Even in the best of times, it’s tough to break into the golf industry as a new company.
That point has certainly been made clear at the Canadian buying shows over the years, but the place that has really hammered home that message over the years is the PGA Merchandise Show in Orlando.
Back in the late 1990s, I saw a lot of wannabe golf companies creating a lot of buzz on the show floor in Orlando with big booths, lavish receptions and cool marketing campaigns only to disappear in the next year or so.
I often wondered as I walked the show floor over the years how many of the companies that were commanding attention would be back. I made mental notes and would try to remember them the next year in Orlando and there were a lot of casualties.
Denizens of the golf industry are often creatures of habit and loyal to the brands that have worked for them over the years. Add in long-established working relationships, the influence of buying groups and the terms of engagement with off-course retail shops and it isn’t a stretch to say a new company needs grit to survive.
Some have it, some don’t.
Over the years, I have seen rookies walk the tightrope without falling into oblivion. I have mentioned in the past about meeting an upstart designer from Vancouver at the PGA Show in Las Vegas about a dozen years ago, who asked all kinds of questions about the industry.
Linda Hipp has done quite well with Lija apparel and I think the Quagmire boys, Geoff Tait and Bobby Pasternak will survive with their off-beat style and fashion-forward line that sets them apart from other golf companies. Those are just a couple of examples.
In the cases of both Lija and Quagmire, they each found the same niche in apparel that was geared towards younger people taking up the game and even middle-aged and older golfers who were staying in shape and able to nicely wear the fashion forward garments.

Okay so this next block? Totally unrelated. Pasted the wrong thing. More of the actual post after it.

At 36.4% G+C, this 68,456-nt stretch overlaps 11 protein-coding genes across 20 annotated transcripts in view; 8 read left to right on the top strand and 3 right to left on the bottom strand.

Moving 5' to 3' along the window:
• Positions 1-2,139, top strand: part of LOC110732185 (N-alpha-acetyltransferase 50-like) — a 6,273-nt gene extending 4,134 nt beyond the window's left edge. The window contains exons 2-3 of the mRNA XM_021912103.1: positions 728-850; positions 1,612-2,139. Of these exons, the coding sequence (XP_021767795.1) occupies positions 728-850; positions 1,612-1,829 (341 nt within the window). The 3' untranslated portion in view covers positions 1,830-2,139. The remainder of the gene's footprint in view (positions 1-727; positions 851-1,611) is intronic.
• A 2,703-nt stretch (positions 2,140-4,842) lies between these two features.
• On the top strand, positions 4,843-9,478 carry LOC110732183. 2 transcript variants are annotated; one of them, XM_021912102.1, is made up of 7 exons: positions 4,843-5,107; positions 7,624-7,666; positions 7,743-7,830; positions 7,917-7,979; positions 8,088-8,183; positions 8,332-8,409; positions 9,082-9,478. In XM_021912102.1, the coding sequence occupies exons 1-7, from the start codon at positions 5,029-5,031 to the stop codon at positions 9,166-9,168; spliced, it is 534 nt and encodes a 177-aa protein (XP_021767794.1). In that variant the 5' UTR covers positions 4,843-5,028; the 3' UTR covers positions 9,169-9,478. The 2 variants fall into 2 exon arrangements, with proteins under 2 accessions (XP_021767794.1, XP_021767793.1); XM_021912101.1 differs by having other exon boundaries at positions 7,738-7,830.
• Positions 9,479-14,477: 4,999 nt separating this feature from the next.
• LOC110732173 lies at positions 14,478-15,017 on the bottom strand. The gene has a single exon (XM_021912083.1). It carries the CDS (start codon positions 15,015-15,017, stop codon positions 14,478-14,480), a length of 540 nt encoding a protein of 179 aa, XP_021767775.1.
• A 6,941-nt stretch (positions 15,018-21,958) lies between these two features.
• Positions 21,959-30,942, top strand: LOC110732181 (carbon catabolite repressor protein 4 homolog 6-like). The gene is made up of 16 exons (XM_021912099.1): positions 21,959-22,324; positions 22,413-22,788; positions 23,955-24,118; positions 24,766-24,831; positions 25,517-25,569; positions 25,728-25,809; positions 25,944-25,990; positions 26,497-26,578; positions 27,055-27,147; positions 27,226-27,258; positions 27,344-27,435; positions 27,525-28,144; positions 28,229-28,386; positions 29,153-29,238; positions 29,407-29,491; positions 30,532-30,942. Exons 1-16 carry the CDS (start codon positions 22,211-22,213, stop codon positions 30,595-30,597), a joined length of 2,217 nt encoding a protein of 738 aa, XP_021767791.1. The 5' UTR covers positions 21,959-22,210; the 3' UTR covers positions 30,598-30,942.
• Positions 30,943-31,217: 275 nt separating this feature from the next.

Both companies didn’t have big marketing budgets, but they didn’t lack in hustle, likely due to the energy of the younger people who were steering them and convincing buyers that new brands can revitalize their shops.
There was no lack of challenges for either company and it appears, for the time being, that breaking into the golf industry is getting more difficult than ever for neophytes in the industry.
The latest GNN Poll shows that 45 per cent of respondents don’t plan to bring any new equipment, apparel or accessory lines into their shops this year, while 36 per cent said they would only bring one or two new brands in for 2010.
Some were a little more open to change as nine per cent said they plan to bring in three to five new names, while 10 per cent said they would bring in more than that.
It would be a shame to discourage newcomers to the industry, but by the same token, a dose of reality is a bitter pill worth taking for new companies in this economy.
We’ll keep the current GNN Poll up over the Labour Day weekend. Be sure to drop by on the GNN home page to register your vote.